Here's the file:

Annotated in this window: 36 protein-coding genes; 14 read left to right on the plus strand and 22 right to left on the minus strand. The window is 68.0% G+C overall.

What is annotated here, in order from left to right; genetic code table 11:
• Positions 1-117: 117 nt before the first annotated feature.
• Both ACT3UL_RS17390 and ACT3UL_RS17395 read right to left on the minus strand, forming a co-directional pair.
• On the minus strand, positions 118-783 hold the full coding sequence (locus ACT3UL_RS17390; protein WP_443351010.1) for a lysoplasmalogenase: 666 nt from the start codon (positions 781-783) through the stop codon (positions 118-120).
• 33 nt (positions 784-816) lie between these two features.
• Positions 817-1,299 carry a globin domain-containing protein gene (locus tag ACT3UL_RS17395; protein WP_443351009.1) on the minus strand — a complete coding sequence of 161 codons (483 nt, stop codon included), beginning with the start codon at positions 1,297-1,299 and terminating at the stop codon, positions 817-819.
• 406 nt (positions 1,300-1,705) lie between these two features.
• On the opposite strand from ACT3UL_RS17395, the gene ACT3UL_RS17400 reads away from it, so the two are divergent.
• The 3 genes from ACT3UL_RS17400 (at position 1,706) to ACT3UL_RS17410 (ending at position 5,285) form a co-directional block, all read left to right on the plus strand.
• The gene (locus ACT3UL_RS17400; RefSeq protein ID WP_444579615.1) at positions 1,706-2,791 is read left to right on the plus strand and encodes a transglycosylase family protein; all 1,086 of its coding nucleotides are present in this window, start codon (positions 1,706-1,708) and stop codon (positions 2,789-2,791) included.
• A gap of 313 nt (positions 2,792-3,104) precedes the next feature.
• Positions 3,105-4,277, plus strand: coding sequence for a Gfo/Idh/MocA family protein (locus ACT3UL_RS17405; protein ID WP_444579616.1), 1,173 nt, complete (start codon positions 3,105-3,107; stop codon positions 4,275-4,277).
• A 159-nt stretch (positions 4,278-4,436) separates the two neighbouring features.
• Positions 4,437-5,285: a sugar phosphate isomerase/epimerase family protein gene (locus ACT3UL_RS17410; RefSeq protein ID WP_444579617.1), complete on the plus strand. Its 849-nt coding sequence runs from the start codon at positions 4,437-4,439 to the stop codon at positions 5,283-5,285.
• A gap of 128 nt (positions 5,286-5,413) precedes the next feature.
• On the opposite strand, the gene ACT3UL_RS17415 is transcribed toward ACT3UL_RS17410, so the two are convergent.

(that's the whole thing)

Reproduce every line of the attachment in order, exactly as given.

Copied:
Annotated in this window: 36 protein-coding genes; 14 read left to right on the plus strand and 22 right to left on the minus strand. The window is 68.0% G+C overall.

What is annotated here, in order from left to right; genetic code table 11:
• Positions 1-117: 117 nt before the first annotated feature.
• Both ACT3UL_RS17390 and ACT3UL_RS17395 read right to left on the minus strand, forming a co-directional pair.
• On the minus strand, positions 118-783 hold the full coding sequence (locus ACT3UL_RS17390; protein WP_443351010.1) for a lysoplasmalogenase: 666 nt from the start codon (positions 781-783) through the stop codon (positions 118-120).
• 33 nt (positions 784-816) lie between these two features.
• Positions 817-1,299 carry a globin domain-containing protein gene (locus tag ACT3UL_RS17395; protein WP_443351009.1) on the minus strand — a complete coding sequence of 161 codons (483 nt, stop codon included), beginning with the start codon at positions 1,297-1,299 and terminating at the stop codon, positions 817-819.
• 406 nt (positions 1,300-1,705) lie between these two features.
• On the opposite strand from ACT3UL_RS17395, the gene ACT3UL_RS17400 reads away from it, so the two are divergent.
• The 3 genes from ACT3UL_RS17400 (at position 1,706) to ACT3UL_RS17410 (ending at position 5,285) form a co-directional block, all read left to right on the plus strand.
• The gene (locus ACT3UL_RS17400; RefSeq protein ID WP_444579615.1) at positions 1,706-2,791 is read left to right on the plus strand and encodes a transglycosylase family protein; all 1,086 of its coding nucleotides are present in this window, start codon (positions 1,706-1,708) and stop codon (positions 2,789-2,791) included.
• A gap of 313 nt (positions 2,792-3,104) precedes the next feature.
• Positions 3,105-4,277, plus strand: coding sequence for a Gfo/Idh/MocA family protein (locus ACT3UL_RS17405; protein ID WP_444579616.1), 1,173 nt, complete (start codon positions 3,105-3,107; stop codon positions 4,275-4,277).
• A 159-nt stretch (positions 4,278-4,436) separates the two neighbouring features.
• Positions 4,437-5,285: a sugar phosphate isomerase/epimerase family protein gene (locus ACT3UL_RS17410; RefSeq protein ID WP_444579617.1), complete on the plus strand. Its 849-nt coding sequence runs from the start codon at positions 4,437-4,439 to the stop codon at positions 5,283-5,285.
• A gap of 128 nt (positions 5,286-5,413) precedes the next feature.
• On the opposite strand, the gene ACT3UL_RS17415 is transcribed toward ACT3UL_RS17410, so the two are convergent.